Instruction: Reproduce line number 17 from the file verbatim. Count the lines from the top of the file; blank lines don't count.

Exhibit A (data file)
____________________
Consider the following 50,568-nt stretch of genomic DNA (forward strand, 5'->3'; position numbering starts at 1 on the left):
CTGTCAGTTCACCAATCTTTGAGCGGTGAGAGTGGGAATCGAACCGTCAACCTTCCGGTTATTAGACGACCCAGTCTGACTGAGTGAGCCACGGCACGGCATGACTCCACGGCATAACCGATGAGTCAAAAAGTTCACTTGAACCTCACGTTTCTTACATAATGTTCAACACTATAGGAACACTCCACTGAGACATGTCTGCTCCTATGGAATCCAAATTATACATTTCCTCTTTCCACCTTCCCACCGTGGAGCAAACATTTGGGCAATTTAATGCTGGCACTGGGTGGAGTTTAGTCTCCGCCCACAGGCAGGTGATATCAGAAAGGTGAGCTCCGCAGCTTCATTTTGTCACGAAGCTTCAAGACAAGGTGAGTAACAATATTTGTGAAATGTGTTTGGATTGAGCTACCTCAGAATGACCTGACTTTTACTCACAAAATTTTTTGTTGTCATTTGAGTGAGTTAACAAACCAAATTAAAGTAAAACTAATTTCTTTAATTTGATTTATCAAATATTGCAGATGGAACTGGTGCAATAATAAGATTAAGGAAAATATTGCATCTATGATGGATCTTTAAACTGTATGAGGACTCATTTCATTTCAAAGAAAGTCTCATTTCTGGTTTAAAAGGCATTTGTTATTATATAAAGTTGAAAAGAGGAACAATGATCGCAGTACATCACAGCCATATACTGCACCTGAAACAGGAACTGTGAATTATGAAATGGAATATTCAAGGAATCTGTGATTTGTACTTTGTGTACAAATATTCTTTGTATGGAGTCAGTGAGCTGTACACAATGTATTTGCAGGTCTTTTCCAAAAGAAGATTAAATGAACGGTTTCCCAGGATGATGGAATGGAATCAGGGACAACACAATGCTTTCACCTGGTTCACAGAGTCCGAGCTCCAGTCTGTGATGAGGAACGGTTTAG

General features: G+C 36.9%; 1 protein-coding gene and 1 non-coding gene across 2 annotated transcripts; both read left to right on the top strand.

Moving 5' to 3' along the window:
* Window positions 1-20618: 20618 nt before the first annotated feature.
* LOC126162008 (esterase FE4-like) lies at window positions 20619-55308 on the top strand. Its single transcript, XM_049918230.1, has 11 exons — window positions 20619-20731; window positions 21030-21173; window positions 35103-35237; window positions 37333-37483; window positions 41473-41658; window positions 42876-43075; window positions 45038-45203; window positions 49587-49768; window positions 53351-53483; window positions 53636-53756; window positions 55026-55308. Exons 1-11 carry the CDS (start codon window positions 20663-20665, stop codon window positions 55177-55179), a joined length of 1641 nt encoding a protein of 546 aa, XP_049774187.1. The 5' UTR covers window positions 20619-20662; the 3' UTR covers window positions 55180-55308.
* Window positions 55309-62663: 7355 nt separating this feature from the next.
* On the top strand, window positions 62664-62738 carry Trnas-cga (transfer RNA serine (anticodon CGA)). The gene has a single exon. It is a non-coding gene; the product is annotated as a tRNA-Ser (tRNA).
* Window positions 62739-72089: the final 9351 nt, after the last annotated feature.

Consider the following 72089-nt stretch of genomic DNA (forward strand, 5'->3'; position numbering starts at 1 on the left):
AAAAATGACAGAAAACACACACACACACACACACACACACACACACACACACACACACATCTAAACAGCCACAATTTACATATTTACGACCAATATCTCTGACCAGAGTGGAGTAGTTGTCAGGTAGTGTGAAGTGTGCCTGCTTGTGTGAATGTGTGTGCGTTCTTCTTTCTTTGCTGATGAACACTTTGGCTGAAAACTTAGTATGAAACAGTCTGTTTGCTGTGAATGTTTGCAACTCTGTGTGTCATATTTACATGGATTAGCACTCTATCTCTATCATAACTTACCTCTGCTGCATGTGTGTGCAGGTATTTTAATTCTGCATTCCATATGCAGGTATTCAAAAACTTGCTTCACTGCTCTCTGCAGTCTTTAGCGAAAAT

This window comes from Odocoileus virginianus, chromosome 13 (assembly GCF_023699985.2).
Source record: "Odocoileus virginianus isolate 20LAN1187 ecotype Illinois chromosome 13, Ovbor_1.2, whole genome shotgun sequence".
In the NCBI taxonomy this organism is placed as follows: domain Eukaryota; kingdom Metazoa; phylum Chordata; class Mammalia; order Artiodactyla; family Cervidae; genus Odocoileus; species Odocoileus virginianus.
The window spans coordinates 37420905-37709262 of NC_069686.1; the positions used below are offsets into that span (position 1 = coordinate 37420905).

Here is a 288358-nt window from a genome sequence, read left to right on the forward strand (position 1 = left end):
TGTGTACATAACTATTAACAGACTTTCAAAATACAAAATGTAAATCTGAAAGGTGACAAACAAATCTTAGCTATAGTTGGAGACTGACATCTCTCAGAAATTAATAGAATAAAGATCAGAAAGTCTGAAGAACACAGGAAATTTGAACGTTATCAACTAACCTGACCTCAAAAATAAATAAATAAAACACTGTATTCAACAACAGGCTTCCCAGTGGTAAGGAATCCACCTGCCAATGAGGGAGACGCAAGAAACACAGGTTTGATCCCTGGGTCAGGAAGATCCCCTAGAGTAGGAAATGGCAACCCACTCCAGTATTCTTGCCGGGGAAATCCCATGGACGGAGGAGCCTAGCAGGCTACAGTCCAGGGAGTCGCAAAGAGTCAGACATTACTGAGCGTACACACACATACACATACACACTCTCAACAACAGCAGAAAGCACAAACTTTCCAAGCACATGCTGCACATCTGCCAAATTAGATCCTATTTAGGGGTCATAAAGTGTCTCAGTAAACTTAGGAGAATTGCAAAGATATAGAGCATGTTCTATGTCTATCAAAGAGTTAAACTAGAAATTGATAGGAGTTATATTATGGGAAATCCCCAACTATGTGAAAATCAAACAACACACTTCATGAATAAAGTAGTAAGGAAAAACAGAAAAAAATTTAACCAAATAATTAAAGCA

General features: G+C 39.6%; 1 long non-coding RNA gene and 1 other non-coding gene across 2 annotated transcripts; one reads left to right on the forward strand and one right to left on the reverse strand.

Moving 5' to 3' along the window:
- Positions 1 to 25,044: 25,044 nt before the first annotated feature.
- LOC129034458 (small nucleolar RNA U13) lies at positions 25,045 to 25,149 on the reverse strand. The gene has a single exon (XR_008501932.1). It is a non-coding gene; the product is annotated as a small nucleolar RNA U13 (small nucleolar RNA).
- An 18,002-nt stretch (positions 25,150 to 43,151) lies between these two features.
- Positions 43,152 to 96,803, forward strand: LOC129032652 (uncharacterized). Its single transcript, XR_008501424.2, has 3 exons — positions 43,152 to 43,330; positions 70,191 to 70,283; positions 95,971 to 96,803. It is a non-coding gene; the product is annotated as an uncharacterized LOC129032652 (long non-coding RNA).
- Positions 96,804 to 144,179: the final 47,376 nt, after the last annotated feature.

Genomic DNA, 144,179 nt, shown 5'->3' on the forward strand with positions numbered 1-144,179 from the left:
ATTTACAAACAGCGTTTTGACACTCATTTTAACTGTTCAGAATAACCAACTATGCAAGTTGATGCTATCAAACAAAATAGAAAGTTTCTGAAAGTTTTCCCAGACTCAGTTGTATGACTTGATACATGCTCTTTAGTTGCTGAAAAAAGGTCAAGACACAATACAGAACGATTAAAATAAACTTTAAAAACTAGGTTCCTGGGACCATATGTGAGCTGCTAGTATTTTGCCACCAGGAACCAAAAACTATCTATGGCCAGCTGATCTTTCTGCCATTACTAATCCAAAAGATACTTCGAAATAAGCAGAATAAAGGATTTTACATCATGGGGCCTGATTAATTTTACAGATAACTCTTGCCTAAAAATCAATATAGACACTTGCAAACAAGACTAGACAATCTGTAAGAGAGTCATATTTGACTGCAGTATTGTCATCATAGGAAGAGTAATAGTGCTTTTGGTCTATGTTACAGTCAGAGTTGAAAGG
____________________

TGTGTACATAACTATTAACAGACTTTCAAAATACAAAATGTAAATCTGAAAGGTGACAAACAAATCTTAGCTATAGTTGGAGACTGACATCTCTCAGAAATTAATAGAATAAAGATCAGAAAGTCTGAAGAACACAGGAAATTTGAACGTTATCAACTAACCTGACCTCAAAAATAAATAAATAAAACACTGTATTCAACAACAGGCTTCCCAGTGGTAAGGAATCCACCTGCCAATGAGGGAGACGCAAGAAACACAGGTTTGATCCCTGGGTCAGGAAGATCCCCTAGAGTAGGAAATGGCAACCCACTCCAGTATTCTTGCCGGGGAAATCCCATGGACGGAGGAGCCTAGCAGGCTACAGTCCAGGGAGTCGCAAAGAGTCAGACATTACTGAGCGTACACACACATACACATACACACTCTCAACAACAGCAGAAAGCACAAACTTTCCAAGCACATGCTGCACATCTGCCAAATTAGATCCTATTTAGGGGTCATAAAGTGTCTCAGTAAACTTAGGAGAATTGCAAAGATATAGAGCATGTTCTATGTCTATCAAAGAGTTAAACTAGAAATTGATAGGAGTTATATTATGGGAAATCCCCAACTATGTGAAAATCAAACAACACACTTCATGAATAAAGTAGTAAGGAAAAACAGAAAAAAATTTAACCAAATAATTAAAGCA